-not following cultural practices, therefore infants are stillborn

-not allowing a period of healing after birth / pregnancies in quick succession can lead to disability

-child conceived in impurity can lead to disability

-child not immunised (linked to polio)

The Role of the Grandmother

Initial questions in each focus group centered on the role of the grandmother and participants were invited to reflect on their role as a grandmother and also on their own grandmothers. The following themes emerged:
  1. 1.

    Grandmother as carer:

    The participants discussed various caring roles of the grandmother, including child care, cooking, fetching water, checking whether children have eaten properly, teaching life skills, dispensing advice, and managing health issues. These roles concur with traditional roles of women which include growing and harvesting crops and caring for children and the sick (Cancian and Oliker 1998). This theme also included references to grandmothers digging for appropriate herbs for traditional remedies, administering traditional remedies to children who were ill, and making herb necklaces to help infants with teething, for example:

    A long time ago when a child was sick the grannies would go around corners to dig something and bring it to the boil ... to help that child.

  2. 2.

    Grandmother qualities:

    Grandmothers were described as possessing various qualities, for example, industriousness (“not lazy”), fidelity (with husbands as migrant workers, women were expected to stay faithful), and longevity (attributed to good dietary practices, including eating radish, cabbage, spinach, fruit, “no fancy spices” and drinking water).

  3. 3.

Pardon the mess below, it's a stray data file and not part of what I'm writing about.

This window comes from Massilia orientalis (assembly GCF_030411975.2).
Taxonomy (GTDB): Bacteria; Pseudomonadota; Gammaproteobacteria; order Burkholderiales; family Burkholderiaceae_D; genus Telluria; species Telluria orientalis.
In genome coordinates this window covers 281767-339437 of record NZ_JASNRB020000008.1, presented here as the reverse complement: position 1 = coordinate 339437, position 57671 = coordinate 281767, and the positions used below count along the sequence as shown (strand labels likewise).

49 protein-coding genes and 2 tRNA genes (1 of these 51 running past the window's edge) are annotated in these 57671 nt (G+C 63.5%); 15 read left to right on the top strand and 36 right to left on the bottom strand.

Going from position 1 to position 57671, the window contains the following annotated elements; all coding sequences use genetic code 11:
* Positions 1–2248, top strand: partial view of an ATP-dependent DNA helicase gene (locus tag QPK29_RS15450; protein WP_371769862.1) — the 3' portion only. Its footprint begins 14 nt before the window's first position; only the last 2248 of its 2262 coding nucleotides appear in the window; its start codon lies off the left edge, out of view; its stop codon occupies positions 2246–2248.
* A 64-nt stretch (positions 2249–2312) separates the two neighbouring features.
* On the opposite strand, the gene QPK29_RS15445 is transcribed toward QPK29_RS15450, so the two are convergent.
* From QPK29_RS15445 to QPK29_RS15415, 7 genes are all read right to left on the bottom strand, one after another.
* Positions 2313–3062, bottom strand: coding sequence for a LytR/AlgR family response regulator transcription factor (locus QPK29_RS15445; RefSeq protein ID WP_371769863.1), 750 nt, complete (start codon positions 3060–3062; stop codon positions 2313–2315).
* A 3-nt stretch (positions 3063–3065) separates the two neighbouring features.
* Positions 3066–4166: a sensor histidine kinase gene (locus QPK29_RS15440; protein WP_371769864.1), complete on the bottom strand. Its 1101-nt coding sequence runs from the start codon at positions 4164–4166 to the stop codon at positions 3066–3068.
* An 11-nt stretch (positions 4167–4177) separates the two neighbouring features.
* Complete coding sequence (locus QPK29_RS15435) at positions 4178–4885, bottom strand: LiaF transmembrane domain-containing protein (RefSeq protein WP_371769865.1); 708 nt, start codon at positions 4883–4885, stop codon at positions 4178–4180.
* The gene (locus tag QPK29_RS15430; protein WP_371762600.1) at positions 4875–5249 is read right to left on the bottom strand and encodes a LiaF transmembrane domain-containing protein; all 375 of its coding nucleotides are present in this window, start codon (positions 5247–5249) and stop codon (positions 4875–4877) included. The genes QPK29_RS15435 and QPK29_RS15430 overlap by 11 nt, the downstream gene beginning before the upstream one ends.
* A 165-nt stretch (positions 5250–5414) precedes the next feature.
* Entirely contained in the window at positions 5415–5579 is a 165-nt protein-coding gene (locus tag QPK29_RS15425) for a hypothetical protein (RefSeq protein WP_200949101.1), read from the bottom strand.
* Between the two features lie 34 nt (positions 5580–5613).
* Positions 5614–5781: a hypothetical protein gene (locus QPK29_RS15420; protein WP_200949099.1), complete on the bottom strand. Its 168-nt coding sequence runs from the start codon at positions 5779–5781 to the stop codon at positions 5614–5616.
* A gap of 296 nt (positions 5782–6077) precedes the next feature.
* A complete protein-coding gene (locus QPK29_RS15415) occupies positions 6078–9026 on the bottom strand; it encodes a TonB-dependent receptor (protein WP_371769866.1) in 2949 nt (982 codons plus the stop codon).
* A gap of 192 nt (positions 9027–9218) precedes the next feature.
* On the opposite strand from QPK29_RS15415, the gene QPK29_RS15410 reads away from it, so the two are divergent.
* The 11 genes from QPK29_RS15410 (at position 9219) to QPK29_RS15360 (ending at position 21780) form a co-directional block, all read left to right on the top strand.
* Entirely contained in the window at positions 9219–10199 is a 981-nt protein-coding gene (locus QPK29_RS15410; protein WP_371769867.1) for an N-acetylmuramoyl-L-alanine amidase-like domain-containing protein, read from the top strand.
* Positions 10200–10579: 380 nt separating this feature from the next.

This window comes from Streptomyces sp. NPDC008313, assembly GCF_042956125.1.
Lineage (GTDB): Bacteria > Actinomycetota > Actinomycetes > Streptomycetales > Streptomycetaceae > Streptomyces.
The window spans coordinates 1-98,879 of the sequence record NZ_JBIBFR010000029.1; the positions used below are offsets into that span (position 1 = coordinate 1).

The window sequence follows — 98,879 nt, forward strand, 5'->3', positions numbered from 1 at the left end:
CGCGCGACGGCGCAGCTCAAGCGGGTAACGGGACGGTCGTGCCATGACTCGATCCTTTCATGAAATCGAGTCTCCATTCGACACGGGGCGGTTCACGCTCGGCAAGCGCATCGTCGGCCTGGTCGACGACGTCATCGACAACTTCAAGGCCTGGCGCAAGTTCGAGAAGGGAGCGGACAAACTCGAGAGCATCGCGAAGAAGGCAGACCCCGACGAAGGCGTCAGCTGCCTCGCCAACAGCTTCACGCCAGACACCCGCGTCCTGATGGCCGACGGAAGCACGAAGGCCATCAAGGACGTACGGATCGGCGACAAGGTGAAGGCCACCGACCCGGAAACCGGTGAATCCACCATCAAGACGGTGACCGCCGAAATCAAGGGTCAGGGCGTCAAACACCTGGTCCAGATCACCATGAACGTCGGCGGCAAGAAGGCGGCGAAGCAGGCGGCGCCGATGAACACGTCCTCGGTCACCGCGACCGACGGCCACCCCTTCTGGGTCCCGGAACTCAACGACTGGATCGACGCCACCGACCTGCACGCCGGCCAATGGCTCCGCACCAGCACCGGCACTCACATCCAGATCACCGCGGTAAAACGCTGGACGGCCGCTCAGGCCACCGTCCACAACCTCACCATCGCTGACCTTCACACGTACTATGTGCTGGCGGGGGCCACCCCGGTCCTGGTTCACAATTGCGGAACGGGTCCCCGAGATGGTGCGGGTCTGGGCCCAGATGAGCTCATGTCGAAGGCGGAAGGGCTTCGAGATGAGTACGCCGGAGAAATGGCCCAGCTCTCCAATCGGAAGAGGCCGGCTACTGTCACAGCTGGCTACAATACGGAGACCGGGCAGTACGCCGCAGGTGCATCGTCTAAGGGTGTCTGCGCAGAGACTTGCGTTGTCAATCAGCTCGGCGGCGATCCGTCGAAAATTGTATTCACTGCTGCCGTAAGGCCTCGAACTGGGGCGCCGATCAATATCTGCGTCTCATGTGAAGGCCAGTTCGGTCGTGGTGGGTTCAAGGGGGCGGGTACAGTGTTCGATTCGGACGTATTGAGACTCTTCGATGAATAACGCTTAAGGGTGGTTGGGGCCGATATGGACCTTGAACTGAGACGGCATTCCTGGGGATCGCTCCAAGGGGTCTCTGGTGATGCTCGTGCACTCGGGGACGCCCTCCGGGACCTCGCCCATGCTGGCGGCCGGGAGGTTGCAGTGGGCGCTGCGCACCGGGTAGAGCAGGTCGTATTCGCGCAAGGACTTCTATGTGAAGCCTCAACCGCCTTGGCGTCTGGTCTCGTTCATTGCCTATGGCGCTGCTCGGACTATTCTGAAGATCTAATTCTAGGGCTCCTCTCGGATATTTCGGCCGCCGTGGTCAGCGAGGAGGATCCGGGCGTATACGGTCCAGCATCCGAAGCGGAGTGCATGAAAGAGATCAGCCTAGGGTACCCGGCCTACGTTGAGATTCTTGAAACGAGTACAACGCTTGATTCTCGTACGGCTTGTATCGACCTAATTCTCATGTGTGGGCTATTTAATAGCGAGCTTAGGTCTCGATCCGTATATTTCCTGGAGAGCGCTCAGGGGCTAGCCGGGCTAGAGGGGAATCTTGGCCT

Grandmothers as family and reproductive monitors

    The importance of grandmothers in keeping the family name was discussed. Having a clan or a family tree is valued in African cultures and the birth of children is very important. One informant described how in families where there are no male grandchildren born, grandmothers would choose a suitable family bride who would be expected to bear children. This family bride or “makoti” would find a secret lover (not known or chosen by the family and not part of the family). The resulting child will carry the family name. These circumstances remained secret and if the children later asked about their father, the answer would be that he had died when they were young. According to this informant, since either the mother or grandmother took care of the children while the men were working in the cities “this cover-up worked like a charm.”

    If a son was unable to bear children (according to our informants, a capacity closely monitored in young men as they were growing up and reportedly predicted by the direction of flow during urination), the grandmothers would advise the son’s partner to find another man, to be discreet about the affair, to fall pregnant and to create for the family son an opportunity to be proud and honor his father. This process was facilitated by the fact that African men reportedly are often vague about timing of pregnancies and the fact that it is not customary to indicate exact dates of delivery because of susceptibility to witchcraft (Mathole et al. 2004). One group referred to the fact that grandparents often acted as a type of shield for extramarital affairs, indicating (in a suspect case) that the children of their daughters or daughters-in-law had family characteristics of the father’s family:

    You will find yourself pregnant, when you are pregnant, the family doesn’t want to destroy your family. When the husband comes, they will say the baby looks like his grandfather who passed away long ago, hiding the truth.

  4. 4.

    Grandmothers as decision makers:

    In two of the groups, it emerged that grandmothers play a role in the birthing process and have wisdom and authority in relation to the identification and management of disability.